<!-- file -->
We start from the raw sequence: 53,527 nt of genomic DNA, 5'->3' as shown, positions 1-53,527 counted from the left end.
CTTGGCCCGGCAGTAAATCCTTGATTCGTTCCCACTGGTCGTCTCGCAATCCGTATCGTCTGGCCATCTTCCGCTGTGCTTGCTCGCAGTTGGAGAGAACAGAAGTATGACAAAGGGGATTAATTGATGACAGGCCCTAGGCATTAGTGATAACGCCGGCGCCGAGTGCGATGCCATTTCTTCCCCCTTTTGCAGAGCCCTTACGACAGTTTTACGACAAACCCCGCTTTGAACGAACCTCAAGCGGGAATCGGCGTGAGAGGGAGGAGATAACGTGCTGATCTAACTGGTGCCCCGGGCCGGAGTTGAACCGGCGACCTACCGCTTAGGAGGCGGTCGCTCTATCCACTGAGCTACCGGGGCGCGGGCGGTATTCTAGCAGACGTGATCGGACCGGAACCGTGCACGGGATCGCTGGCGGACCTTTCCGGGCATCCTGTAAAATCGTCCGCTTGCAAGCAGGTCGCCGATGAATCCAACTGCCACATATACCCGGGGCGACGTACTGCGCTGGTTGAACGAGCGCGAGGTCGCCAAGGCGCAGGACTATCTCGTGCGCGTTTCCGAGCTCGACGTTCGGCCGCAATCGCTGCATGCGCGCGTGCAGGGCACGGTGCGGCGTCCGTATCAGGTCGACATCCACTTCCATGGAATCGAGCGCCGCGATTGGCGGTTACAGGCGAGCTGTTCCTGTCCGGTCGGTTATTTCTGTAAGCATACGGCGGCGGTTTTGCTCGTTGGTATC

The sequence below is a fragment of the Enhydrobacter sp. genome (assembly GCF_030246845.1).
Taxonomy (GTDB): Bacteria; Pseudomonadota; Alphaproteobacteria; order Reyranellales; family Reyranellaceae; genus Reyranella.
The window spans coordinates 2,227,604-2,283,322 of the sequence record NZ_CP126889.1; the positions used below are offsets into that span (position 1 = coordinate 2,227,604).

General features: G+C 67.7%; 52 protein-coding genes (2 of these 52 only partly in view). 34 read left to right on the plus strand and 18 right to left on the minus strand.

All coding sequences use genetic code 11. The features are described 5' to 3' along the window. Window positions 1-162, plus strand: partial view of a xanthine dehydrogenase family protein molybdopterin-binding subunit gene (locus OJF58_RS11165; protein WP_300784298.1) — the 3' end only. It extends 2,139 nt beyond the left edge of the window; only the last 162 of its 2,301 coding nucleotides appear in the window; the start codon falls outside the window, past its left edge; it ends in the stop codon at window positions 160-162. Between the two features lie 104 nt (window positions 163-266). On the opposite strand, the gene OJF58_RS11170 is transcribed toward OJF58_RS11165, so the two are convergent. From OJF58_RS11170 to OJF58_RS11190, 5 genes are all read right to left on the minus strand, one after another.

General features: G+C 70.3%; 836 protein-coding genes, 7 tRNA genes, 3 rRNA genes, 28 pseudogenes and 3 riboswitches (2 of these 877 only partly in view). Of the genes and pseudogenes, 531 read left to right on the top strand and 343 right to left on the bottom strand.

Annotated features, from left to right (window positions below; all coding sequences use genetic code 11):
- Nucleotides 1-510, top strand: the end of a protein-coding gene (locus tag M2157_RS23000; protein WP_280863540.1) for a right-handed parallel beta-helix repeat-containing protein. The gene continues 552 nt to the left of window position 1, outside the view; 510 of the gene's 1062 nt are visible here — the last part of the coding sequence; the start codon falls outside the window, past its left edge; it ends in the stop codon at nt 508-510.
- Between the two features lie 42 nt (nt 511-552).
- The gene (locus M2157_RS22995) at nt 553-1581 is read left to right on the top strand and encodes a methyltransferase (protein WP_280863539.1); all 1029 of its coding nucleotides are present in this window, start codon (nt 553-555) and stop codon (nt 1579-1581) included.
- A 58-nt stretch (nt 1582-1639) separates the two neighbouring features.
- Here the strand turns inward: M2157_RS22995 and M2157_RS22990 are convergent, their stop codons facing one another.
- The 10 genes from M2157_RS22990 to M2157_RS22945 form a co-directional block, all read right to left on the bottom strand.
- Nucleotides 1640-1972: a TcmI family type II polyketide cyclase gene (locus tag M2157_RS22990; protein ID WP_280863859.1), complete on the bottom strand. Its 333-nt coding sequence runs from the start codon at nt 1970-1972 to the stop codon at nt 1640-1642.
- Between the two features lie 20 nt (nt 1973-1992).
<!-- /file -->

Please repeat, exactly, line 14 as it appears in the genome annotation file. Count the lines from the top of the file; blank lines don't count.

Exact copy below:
- Here the strand turns inward: M2157_RS22995 and M2157_RS22990 are convergent, their stop codons facing one another.